Sometime back in the summer of 1984, my roommate and I drove down from Orlando for a weekend of clubbing and beaching in Fort Lauderdale. My roommate was especially keen to get to the Copa to hear the latest track artist belt out the gay disco hit du jour. Every Saturday back then, the Copa would trot out some young singer, usually somebody with only one moderate hit single and often only one name, to her name.
The artist would take to the stage sometime around 3AM and nod to the DJ (usually Robbie Leslie), who'd then cue up the instrumental side of her record, if we were lucky, or the vocal side if we weren't. We weren't usually lucky. It all depended upon how self-confident the singer was or whether she was, in fact, talented. We'd either watch her lip-synch her own track, sing over her own vocals, or on the odd occasion, actually give it a live go to the instrumental version.
On this particular summer night in 1984, the Copa was mobbed. Business was up, way past the normal summer doldrums that continue to seize the Fort Lauderdale scene in the off-season. My roommate and I gamely tried to hold on to some dancefloor real estate, a vantage point from which we'd get a good view of the stage, but the pushing, and most of all, the heat, finally drove us out to the Copa's outdoor patio for a respite.
As these things usually go, the moment we surrendered our position and got outside, the singer took the stage to the roars of the crowd. We briefly considered fighting our way back inside, but the steam billowing out the club door dissuaded us from the attempt. We took up barstools under the thatched Tiki bar and waited it out. I don't recall that we were very disappointed, there seemed to be an endless supply of these thin-voiced disco singers, most of whom we never heard from again. And anyway, another customer driven out by the heat reported to us that "she wasn't singing live" anyway. Feh.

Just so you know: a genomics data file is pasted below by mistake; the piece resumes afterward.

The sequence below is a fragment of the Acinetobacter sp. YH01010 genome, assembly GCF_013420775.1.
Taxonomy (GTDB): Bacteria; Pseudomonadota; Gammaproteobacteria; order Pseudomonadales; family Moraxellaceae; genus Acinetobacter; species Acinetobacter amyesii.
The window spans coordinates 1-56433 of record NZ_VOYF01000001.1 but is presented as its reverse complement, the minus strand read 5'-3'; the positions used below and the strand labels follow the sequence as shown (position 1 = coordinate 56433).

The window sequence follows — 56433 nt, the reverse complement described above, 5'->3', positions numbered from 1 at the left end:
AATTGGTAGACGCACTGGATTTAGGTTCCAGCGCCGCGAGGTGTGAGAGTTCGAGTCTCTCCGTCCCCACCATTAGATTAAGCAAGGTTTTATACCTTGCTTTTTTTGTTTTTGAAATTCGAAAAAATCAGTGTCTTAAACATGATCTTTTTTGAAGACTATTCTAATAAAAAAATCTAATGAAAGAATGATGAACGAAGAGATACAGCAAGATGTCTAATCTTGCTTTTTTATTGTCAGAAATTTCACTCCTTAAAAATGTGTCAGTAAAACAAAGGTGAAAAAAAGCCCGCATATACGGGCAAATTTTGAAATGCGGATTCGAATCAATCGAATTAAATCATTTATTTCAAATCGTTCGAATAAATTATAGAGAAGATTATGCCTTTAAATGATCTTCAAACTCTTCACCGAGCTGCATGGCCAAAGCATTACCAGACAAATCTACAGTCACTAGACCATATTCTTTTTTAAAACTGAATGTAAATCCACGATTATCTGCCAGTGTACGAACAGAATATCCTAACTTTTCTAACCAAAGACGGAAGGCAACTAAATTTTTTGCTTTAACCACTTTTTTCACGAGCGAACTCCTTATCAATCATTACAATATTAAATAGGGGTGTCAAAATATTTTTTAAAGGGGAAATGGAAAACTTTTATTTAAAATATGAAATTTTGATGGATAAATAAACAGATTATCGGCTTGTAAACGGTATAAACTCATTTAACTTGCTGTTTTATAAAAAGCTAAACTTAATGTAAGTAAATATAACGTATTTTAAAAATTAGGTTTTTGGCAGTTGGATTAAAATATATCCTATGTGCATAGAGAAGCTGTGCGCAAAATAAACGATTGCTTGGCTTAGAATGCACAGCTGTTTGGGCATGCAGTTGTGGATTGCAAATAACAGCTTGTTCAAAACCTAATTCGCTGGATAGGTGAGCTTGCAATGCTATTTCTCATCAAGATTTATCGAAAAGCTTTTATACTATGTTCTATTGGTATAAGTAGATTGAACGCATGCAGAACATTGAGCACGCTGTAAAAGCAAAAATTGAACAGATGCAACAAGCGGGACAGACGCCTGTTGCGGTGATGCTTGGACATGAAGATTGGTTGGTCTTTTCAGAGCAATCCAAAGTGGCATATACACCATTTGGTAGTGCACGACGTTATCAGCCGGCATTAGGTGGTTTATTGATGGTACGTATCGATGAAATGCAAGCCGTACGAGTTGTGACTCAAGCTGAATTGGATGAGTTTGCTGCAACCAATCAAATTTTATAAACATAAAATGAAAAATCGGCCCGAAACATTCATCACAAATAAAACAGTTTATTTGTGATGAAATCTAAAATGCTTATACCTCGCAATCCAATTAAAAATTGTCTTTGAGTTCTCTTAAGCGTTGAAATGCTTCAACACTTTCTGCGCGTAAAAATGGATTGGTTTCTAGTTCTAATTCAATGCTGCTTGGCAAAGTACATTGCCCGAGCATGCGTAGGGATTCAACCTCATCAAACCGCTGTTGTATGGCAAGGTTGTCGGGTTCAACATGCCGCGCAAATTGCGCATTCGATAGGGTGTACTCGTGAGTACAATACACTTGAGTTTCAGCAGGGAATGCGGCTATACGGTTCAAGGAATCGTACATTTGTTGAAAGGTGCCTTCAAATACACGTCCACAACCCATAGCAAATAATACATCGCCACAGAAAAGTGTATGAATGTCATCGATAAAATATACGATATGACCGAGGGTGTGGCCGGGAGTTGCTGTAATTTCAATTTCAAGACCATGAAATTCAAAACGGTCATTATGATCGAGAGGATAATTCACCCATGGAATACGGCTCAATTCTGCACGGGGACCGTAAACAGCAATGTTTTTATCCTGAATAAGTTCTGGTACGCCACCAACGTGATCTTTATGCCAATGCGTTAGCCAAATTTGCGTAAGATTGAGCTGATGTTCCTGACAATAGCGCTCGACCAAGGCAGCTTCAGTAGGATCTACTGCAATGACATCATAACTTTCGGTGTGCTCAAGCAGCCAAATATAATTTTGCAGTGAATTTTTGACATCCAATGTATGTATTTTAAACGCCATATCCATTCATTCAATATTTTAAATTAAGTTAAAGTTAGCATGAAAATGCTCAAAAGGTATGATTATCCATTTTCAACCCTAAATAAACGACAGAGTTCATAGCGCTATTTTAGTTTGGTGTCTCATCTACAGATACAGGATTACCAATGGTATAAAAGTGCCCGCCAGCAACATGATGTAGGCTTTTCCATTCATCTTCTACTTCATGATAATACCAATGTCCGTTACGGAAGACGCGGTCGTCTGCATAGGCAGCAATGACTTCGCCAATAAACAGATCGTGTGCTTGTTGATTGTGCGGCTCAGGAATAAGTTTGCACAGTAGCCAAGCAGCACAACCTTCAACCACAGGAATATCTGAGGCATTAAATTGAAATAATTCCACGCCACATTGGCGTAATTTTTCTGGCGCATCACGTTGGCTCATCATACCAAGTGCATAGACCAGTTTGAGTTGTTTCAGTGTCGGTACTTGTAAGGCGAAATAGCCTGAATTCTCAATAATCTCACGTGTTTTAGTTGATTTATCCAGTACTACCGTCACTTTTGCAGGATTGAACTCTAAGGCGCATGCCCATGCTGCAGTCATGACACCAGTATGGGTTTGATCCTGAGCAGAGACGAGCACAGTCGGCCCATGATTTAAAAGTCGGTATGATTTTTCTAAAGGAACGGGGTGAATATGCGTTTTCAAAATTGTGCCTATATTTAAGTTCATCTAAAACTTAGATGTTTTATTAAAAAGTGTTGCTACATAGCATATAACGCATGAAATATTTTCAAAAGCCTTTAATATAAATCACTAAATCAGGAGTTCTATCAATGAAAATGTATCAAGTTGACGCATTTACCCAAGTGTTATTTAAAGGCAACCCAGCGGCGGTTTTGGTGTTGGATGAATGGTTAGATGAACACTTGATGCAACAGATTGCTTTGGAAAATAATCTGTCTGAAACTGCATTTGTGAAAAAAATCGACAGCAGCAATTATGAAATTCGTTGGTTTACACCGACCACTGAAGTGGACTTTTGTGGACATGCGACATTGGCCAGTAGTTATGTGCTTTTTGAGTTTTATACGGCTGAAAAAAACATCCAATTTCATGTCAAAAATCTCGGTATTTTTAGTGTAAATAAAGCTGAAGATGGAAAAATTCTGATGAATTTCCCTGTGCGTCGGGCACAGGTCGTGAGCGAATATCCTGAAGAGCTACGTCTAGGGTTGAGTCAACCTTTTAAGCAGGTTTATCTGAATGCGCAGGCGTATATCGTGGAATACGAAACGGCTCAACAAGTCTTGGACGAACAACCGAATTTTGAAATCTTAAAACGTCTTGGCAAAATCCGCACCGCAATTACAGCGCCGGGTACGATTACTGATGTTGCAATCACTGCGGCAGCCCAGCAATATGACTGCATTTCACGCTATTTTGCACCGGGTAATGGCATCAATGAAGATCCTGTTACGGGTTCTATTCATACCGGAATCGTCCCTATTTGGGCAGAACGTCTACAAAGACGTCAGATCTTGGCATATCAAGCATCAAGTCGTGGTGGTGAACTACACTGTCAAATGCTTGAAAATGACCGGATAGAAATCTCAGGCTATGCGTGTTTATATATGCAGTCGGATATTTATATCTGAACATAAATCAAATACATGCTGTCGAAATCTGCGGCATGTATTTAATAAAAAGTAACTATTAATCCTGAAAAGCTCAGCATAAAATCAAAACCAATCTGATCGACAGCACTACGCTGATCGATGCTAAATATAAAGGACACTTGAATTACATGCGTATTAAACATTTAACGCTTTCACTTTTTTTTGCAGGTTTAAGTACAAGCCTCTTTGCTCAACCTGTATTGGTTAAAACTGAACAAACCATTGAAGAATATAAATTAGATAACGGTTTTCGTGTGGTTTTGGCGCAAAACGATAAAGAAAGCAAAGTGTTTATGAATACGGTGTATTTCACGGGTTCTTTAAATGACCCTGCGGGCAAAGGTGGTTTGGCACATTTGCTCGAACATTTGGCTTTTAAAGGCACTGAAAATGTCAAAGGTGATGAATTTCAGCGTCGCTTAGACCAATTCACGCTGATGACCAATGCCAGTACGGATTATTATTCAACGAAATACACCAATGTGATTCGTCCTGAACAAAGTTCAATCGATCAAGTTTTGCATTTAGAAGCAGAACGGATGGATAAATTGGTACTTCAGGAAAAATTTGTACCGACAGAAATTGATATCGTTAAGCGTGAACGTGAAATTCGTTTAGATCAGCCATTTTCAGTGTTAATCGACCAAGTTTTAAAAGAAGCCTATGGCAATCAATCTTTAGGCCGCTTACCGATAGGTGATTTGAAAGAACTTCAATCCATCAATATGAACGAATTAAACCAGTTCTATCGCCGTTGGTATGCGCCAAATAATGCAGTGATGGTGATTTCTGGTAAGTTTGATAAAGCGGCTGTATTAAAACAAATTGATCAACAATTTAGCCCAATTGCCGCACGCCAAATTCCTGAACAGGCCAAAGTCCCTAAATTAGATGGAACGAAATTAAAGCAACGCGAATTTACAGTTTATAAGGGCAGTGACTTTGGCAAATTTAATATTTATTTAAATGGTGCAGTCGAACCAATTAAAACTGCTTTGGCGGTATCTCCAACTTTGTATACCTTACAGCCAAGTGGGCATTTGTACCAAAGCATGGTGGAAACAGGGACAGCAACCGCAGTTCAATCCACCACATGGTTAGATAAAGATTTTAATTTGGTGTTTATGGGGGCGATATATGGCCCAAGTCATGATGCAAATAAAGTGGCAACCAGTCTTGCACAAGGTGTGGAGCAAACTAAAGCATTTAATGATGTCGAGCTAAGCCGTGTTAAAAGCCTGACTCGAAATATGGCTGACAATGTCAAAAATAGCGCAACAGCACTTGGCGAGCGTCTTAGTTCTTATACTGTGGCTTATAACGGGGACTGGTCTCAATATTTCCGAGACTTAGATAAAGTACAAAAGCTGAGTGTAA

Over a year later, back in Orlando, my roommate and I excitedly bought tickets to see Bronski Beat, whose landmark single Smalltown Boy had been torturing our souls. Smalltown Boy remains one of the defining songs of my life. The yearning, the wistfulness, the sorrow, the defiance. I had cried the first time I heard it. By coincidence, Bronski Beat was visiting Orlando as the opening act for the singer we'd missed seeing at the Copa the previous year, but we were much more excited to see Bronski Beat.
But we never saw them. Lead singer Jimmy Somerville was arrested having sex in a park restroom back in the UK, and Bronski Beat was pulled from the tour at the last minute, replaced by the Beastie Boys. Ugh. We gave away our tickets in disgust. Years later, I would become quite a fan of the Beastie Boys, but back then we were so disappointed to miss Bronski Beat that we wouldn't even endure a few minutes of the Beasties as the opener for the girl singer, for whose concerts we were now 0-2.
Over the last 23 years, that girl singer has gone on to quite a career. And while I'm not a fan, I'm not NOT a fan, either. And I did buy her most recent record. On Monday morning last week, my buddy Ken got half of his office to log into Ticketmaster, in the hopes of getting us tickets to her upcoming tour. The first two shows at Madison Square Garden sold out within ten minutes, but an hour later when two more shows were added, we got lucky. At the mere price of $375, plus service charge, I will once again attempt to attend one of her concerts. If things don't work out again, I won't get too upset. Ken is treating.